At the far east side of the park, next to the Nature and Science Museum is a life-size mastodon commemorating one of the greatest scientific discoveries in Colorado from only 10 years ago. What is a mastodon you ask? Mastodons are any species of extinct proboscideans in the genus Mammut, related to elephants, that inhabited North and Central America during the Ice Age 10,000 to 11,000 years ago.
In 2010, construction workers were building a reservoir dam to supply water to Snowmass Village up in the mountains. The construction crew uncovered fossil bones that turned out to belong to a young female mammoth. According to Denver’s Nature and Science Museum, further excavation unearthed an extraordinary, well-preserved Ice Age site with remains of more than 50 animal species, including the largest accumulation of American mastadons ever found.
The life-size mastodon sculpture was commissioned by the Nature & Science Museum and constructed by artist Kent Ulberg in 2014 to honor this huge find in Snowmass, Colorado. The Snowmastodon stands 19 feet tall and weighs over 5,000 pounds.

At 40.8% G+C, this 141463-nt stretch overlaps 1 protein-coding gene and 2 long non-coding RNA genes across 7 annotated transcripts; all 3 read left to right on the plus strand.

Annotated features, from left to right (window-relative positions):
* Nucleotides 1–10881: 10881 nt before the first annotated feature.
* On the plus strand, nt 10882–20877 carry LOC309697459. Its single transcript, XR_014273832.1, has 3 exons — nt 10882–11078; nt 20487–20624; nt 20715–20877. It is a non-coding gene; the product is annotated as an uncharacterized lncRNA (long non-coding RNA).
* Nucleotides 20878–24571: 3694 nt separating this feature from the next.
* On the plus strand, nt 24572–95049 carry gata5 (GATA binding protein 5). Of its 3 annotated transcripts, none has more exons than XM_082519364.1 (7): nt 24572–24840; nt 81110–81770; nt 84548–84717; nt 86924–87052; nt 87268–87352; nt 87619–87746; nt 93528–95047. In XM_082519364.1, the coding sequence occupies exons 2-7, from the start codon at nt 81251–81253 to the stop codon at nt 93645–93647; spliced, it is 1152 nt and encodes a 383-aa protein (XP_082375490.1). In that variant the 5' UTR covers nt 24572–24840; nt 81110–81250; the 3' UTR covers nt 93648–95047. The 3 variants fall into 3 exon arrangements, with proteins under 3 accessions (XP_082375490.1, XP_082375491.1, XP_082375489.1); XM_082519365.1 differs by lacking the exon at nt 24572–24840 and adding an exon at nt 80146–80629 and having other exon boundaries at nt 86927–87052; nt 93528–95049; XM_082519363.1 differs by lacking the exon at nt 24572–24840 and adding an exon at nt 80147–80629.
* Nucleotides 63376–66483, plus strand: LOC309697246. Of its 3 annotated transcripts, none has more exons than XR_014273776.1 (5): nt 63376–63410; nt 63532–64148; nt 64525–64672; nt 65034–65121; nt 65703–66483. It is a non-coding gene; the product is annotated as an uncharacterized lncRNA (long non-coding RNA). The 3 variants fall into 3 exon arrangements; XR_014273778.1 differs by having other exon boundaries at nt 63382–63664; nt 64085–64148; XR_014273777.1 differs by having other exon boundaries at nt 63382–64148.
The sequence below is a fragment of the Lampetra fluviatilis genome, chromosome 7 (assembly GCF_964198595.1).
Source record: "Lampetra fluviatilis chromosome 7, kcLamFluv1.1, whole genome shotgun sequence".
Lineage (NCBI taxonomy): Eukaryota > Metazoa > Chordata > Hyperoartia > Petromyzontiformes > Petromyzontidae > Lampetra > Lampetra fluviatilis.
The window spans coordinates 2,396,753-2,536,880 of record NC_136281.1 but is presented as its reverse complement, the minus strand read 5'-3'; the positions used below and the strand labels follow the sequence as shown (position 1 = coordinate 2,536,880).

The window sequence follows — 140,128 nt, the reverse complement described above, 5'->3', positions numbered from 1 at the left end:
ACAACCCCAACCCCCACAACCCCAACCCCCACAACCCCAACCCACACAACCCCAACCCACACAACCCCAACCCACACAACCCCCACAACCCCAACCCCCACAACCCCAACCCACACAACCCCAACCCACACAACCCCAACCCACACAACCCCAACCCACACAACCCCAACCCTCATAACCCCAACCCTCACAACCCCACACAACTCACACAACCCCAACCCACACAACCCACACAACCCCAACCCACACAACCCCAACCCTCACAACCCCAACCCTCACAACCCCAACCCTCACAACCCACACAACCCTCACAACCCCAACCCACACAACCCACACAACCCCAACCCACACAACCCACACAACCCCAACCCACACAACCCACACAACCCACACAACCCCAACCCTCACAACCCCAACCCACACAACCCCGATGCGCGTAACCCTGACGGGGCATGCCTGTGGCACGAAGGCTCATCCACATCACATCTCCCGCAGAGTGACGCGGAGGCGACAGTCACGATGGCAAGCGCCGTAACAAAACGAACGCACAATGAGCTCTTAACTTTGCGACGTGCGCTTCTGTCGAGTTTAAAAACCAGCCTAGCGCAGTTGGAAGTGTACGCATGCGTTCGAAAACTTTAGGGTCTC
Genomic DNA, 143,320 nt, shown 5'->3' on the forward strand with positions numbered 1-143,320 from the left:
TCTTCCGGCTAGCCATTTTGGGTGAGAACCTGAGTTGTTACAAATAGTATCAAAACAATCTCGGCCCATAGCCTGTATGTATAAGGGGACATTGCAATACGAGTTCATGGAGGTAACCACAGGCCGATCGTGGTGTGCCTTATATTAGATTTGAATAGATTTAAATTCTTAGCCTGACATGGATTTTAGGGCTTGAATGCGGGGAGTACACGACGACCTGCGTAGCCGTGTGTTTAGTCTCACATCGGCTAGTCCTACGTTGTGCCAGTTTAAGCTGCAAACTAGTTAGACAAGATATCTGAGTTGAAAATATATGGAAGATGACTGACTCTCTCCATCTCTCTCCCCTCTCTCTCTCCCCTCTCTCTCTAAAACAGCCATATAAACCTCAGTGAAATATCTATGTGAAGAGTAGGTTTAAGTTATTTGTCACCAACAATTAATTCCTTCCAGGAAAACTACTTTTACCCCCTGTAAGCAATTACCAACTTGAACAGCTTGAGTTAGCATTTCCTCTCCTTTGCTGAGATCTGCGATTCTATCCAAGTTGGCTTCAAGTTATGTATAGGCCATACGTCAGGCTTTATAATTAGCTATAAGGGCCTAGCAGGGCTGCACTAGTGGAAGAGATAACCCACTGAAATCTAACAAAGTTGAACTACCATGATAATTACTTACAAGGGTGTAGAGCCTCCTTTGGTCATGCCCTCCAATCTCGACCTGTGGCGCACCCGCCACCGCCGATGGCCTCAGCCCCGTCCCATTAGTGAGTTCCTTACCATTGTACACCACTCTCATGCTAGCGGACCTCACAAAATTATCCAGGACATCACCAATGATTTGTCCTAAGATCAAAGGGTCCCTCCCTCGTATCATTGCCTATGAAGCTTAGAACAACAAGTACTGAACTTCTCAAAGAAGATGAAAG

Of course I always like to throw in my alma mater, the University of Michigan wherever applicable. Did you know, the Denver museum consults with the leading mastodon expert in the world, Dr. Daniel Fisher, who happens to be at the University of Michigan. Go Blue!
The Dustin Redd playground was built in 1996 in memory of Dustin Redd, who tragically drowned in Ferril Lake. The wooden playground was a beloved part of the park and is in the process of having an exciting and much needed makeover. However, from the look of things, it doesn’t look like the project is on schedule for an opening any time soon.
In the meantime, however, kids can play at “the Small Playground” to the east side of City Park near the Nature and Science Museum.
The Rose Garden
There are several special flower gardens with beautiful statues, fountains and outdoor art in all parts of the park. My favorite garden is the Rose Garden that sits between Ferrill Lake and the Nature and Science Museum. This area was once known as Denver’ s first Botanical Gardens.
The colorful rose bushes look out on the serenity of the lake and majesty of the Rocky Mountains in a French-like symmetry with a circular center. Denver’s own mini replica of the gardens of Versailles, this beautiful area of City Park insists that you, “take time and smell the roses!”
So, whether it is a snow filled morning or sun quenched summer day, it is always a good time to explore new adventures in the park. No visit is ever the same. These top ten highlights are just the start for all you will uncover at City Park.